Saab 900 GLi 1983
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The Magazine

The future of 1976. In 1956. A musical

We've seen an awful lot of images and film footage here on PostWarClassic, but a musical? This has to be the first and since it Sunday, we dared sharing it here with you, too. It was produced by General Motors for the 1956 Motorama auto show. It's called 'Key to the Future' and as of the fashion of the day, it is an almost sedatingly naive future vision set in the far-off future of 1976. Interestingly, it predicted self-driving cars through an 'electronic control strip'. The star car is the Firebird II, which ticks all the boxes for 1950s future visions with huge fin tails and jet-like openings. Enjoy this short musical and feel free to add your opinion below.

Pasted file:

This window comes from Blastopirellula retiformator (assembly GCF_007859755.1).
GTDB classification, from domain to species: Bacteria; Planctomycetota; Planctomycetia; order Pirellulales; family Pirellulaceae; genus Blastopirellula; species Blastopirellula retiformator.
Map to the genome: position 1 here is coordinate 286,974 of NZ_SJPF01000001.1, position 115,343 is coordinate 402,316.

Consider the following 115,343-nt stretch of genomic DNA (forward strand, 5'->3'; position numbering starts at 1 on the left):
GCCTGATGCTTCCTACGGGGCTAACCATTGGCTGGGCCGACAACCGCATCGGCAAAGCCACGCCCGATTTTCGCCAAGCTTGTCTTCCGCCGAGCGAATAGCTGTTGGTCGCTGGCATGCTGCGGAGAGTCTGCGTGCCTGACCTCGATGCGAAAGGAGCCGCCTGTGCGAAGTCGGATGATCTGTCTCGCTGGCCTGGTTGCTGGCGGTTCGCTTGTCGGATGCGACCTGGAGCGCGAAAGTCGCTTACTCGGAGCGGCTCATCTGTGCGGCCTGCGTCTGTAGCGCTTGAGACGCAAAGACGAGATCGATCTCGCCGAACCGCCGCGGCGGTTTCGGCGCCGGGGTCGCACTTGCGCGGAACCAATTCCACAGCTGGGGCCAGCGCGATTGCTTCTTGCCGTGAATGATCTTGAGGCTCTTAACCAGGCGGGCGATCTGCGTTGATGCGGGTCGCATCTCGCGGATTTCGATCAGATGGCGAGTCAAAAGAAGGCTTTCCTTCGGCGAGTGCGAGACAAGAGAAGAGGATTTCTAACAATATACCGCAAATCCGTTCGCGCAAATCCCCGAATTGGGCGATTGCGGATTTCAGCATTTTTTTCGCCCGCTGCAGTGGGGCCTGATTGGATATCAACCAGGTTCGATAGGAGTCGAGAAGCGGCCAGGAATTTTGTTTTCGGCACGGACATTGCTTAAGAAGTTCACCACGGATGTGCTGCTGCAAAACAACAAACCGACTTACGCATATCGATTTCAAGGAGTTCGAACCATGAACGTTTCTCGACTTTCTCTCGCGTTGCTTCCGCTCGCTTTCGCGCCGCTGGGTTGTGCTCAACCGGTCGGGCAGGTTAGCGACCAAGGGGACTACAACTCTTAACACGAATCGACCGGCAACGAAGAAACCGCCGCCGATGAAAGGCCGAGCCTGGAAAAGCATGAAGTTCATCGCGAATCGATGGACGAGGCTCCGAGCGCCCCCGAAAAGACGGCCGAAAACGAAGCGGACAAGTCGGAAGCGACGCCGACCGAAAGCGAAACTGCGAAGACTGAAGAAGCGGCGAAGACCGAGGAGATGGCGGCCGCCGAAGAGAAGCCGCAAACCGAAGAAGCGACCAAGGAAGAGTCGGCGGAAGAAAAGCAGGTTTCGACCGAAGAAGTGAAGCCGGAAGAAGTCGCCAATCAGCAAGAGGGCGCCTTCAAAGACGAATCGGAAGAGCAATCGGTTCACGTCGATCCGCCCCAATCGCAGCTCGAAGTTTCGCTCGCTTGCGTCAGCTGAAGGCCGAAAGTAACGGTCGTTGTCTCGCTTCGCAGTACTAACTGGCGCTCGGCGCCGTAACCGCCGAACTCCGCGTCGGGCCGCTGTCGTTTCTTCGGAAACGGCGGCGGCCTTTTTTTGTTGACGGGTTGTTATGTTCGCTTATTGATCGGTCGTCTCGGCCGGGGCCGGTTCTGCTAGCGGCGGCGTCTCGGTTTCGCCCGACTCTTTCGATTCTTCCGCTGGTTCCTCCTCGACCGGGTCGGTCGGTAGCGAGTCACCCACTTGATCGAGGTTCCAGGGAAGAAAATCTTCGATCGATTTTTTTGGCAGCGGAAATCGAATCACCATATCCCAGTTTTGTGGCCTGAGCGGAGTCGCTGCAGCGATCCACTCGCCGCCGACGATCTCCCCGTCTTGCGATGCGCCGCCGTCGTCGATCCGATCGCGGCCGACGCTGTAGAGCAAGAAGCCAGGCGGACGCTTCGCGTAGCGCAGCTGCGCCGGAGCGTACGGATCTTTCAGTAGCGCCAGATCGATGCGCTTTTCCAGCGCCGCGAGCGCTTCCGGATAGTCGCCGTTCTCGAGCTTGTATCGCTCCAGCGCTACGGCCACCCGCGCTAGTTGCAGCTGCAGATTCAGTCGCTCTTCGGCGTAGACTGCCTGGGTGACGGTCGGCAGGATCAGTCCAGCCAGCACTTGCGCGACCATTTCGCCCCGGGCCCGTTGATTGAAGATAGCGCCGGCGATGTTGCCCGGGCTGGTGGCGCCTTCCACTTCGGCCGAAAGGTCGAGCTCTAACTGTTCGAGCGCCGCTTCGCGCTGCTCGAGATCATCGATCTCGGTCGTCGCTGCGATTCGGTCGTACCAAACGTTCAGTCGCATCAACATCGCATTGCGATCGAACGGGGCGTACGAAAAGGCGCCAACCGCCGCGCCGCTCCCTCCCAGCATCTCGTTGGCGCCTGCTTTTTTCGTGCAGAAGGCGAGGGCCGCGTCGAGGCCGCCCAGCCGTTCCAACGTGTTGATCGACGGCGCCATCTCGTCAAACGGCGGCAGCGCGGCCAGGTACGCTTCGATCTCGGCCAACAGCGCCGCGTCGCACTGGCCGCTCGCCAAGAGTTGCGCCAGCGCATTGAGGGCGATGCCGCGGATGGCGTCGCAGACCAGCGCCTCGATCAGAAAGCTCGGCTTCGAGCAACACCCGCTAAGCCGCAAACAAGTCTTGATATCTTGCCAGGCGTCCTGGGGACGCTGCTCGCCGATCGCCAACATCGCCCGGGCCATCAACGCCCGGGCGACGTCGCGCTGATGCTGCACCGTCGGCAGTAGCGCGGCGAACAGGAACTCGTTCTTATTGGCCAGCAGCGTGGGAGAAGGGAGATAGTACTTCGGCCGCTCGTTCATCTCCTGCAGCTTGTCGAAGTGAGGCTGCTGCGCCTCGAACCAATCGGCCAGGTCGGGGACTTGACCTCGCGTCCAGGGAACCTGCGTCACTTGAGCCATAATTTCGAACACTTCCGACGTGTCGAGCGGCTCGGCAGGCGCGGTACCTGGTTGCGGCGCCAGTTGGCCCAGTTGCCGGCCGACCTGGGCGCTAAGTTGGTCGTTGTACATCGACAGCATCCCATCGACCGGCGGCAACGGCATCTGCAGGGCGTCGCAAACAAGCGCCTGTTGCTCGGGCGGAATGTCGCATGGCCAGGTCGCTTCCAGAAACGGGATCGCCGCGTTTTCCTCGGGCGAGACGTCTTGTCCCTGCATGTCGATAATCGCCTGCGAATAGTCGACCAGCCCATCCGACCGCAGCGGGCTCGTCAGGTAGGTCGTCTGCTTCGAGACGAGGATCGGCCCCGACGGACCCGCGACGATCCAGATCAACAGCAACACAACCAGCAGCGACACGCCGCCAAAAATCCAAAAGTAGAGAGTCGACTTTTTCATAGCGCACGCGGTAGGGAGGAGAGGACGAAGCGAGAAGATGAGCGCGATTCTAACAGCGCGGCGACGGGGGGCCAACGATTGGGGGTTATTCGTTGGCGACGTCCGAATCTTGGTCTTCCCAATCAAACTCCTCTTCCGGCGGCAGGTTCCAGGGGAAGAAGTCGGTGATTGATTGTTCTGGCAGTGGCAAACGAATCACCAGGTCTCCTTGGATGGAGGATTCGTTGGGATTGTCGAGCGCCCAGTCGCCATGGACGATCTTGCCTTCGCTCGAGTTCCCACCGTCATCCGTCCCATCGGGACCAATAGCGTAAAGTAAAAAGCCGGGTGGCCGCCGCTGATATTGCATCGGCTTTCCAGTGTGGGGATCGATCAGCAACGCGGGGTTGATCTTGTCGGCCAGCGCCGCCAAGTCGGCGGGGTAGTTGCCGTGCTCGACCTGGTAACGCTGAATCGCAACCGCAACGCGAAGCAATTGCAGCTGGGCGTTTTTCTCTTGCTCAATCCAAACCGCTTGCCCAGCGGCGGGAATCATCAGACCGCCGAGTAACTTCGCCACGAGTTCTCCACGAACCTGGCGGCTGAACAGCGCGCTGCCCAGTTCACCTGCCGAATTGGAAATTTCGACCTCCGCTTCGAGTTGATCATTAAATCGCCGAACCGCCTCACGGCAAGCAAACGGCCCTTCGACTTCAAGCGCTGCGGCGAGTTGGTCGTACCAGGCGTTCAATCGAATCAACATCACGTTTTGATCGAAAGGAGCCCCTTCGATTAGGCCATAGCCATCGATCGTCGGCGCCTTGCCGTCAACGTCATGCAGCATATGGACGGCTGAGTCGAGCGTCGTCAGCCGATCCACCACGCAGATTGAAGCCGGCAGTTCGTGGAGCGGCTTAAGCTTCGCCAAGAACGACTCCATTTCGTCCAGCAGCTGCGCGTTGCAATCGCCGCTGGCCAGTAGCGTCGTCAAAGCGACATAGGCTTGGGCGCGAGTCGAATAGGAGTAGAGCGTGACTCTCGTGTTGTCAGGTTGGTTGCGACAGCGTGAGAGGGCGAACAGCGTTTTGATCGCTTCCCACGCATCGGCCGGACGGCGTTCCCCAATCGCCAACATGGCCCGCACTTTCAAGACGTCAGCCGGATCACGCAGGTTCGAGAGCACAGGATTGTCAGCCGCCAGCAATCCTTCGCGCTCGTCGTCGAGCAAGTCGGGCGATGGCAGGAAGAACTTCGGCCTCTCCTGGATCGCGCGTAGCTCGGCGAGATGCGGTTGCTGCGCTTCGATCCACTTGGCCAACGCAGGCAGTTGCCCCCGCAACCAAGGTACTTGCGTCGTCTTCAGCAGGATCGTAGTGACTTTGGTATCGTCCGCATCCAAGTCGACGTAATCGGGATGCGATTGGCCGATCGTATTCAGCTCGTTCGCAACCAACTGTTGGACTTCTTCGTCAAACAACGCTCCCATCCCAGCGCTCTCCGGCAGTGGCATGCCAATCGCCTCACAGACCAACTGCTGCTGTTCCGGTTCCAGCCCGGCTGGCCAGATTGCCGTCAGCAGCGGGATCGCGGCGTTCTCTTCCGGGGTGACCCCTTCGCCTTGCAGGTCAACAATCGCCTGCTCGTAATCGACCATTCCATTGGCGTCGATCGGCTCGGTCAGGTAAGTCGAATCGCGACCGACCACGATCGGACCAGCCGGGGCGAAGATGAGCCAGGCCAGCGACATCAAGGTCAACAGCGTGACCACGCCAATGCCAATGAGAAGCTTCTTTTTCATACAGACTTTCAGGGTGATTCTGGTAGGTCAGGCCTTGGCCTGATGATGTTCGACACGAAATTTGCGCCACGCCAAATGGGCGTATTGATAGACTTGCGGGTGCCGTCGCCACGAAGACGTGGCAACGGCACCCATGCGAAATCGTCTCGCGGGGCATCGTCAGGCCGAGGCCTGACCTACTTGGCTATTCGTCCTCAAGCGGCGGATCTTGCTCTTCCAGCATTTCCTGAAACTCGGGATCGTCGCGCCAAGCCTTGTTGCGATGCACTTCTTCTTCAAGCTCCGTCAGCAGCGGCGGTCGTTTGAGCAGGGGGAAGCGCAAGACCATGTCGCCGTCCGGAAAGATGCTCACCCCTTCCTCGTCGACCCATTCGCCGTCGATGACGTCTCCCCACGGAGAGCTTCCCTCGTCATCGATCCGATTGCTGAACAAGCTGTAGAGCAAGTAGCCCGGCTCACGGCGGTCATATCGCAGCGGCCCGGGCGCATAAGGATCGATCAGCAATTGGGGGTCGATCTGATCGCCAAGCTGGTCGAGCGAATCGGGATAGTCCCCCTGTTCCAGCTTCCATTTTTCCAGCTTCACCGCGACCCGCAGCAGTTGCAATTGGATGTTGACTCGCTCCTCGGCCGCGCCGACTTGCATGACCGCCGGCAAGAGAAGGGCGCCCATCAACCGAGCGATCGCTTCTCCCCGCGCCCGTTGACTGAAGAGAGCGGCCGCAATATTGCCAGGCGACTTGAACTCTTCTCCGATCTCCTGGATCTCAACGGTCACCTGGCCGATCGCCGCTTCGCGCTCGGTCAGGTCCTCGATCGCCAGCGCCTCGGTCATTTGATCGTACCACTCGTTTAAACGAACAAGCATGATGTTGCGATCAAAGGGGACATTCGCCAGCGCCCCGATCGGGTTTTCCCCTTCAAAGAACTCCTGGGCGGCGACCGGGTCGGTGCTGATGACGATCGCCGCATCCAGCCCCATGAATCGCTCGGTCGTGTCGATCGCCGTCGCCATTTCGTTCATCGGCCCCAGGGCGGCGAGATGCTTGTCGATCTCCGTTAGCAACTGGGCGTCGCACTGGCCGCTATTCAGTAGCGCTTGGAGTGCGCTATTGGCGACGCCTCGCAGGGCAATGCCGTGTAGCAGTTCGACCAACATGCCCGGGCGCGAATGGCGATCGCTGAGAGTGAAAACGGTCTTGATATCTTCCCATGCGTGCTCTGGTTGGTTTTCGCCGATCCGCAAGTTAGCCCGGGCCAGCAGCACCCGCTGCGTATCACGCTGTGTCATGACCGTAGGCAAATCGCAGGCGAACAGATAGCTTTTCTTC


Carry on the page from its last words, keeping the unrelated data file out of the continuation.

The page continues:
Sunday, 24 September 2017

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About tough to crack puzzle #167: BMW 3200 Michelotti Vignale

About tough to crack puzzle #167: BMW 3200 Michelotti Vignale
You could describe last week’s quiz car as ‘a BMW 507 but not as we know it’. Well - you knew! The car was the 507 based BMW 3200 Michelotti Vignale, shown at Turin in 1959 with a body mixing up the work of Vignale, Michelotti and Scaglietti. Steve Bousfield described the mix as a mongrel: “Dating from 1959, some would call it a mongrel as so many took part in its creation. It has a BMW 507 chassis together with its 3.2 litre V8 engine. Styling is by Giovanni Michelotti, production responsibility went to Sergio Scaglietti in Modena whilst assembly was by Alfredo Vignale in Turin. It is usually known as the BMW 3200 Michelotti Vignale. It is currently with the BMW Mobile Tradition Collection.”